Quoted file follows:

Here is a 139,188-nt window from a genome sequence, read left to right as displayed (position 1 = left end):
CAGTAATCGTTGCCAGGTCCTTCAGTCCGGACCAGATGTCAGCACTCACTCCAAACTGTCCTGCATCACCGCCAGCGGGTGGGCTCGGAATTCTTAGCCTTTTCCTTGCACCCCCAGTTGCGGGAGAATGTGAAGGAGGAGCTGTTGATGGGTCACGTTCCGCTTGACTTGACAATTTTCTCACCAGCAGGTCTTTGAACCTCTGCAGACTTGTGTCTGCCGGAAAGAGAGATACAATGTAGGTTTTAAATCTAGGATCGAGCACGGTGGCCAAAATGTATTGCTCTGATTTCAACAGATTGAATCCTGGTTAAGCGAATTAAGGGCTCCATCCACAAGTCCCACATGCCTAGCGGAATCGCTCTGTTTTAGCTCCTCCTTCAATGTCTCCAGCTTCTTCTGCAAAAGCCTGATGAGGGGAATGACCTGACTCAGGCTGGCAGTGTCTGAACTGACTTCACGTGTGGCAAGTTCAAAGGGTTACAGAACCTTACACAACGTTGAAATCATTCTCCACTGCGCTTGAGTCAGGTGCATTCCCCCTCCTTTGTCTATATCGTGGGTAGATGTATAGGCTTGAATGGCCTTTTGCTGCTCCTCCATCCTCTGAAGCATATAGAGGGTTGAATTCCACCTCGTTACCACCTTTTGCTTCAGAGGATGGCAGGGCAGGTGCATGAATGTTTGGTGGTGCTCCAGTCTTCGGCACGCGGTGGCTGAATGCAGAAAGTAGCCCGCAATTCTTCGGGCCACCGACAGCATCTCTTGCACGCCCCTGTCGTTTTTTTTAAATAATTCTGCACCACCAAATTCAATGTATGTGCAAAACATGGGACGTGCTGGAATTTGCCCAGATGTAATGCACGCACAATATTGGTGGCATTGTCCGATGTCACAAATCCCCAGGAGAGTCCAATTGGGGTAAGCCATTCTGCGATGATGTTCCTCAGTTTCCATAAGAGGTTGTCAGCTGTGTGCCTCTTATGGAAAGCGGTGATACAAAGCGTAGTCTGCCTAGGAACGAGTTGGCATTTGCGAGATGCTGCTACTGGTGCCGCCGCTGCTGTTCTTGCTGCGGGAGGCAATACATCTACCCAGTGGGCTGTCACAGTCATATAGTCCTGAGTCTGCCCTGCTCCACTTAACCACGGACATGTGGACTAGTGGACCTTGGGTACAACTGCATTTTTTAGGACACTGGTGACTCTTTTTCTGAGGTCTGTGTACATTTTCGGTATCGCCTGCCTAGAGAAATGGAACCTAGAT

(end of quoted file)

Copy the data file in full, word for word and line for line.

Here is a 139,188-nt window from a genome sequence, read left to right as displayed (position 1 = left end):
CAGTAATCGTTGCCAGGTCCTTCAGTCCGGACCAGATGTCAGCACTCACTCCAAACTGTCCTGCATCACCGCCAGCGGGTGGGCTCGGAATTCTTAGCCTTTTCCTTGCACCCCCAGTTGCGGGAGAATGTGAAGGAGGAGCTGTTGATGGGTCACGTTCCGCTTGACTTGACAATTTTCTCACCAGCAGGTCTTTGAACCTCTGCAGACTTGTGTCTGCCGGAAAGAGAGATACAATGTAGGTTTTAAATCTAGGATCGAGCACGGTGGCCAAAATGTATTGCTCTGATTTCAACAGATTGAATCCTGGTTAAGCGAATTAAGGGCTCCATCCACAAGTCCCACATGCCTAGCGGAATCGCTCTGTTTTAGCTCCTCCTTCAATGTCTCCAGCTTCTTCTGCAAAAGCCTGATGAGGGGAATGACCTGACTCAGGCTGGCAGTGTCTGAACTGACTTCACGTGTGGCAAGTTCAAAGGGTTACAGAACCTTACACAACGTTGAAATCATTCTCCACTGCGCTTGAGTCAGGTGCATTCCCCCTCCTTTGTCTATATCGTGGGTAGATGTATAGGCTTGAATGGCCTTTTGCTGCTCCTCCATCCTCTGAAGCATATAGAGGGTTGAATTCCACCTCGTTACCACCTTTTGCTTCAGAGGATGGCAGGGCAGGTGCATGAATGTTTGGTGGTGCTCCAGTCTTCGGCACGCGGTGGCTGAATGCAGAAAGTAGCCCGCAATTCTTCGGGCCACCGACAGCATCTCTTGCACGCCCCTGTCGTTTTTTTTAAATAATTCTGCACCACCAAATTCAATGTATGTGCAAAACATGGGACGTGCTGGAATTTGCCCAGATGTAATGCACGCACAATATTGGTGGCATTGTCCGATGTCACAAATCCCCAGGAGAGTCCAATTGGGGTAAGCCATTCTGCGATGATGTTCCTCAGTTTCCATAAGAGGTTGTCAGCTGTGTGCCTCTTATGGAAAGCGGTGATACAAAGCGTAGTCTGCCTAGGAACGAGTTGGCATTTGCGAGATGCTGCTACTGGTGCCGCCGCTGCTGTTCTTGCTGCGGGAGGCAATACATCTACCCAGTGGGCTGTCACAGTCATATAGTCCTGAGTCTGCCCTGCTCCACTTAACCACGGACATGTGGACTAGTGGACCTTGGGTACAACTGCATTTTTTAGGACACTGGTGACTCTTTTTCTGAGGTCTGTGTACATTTTCGGTATCGCCTGCCTAGAGAAATGGAACCTAGAT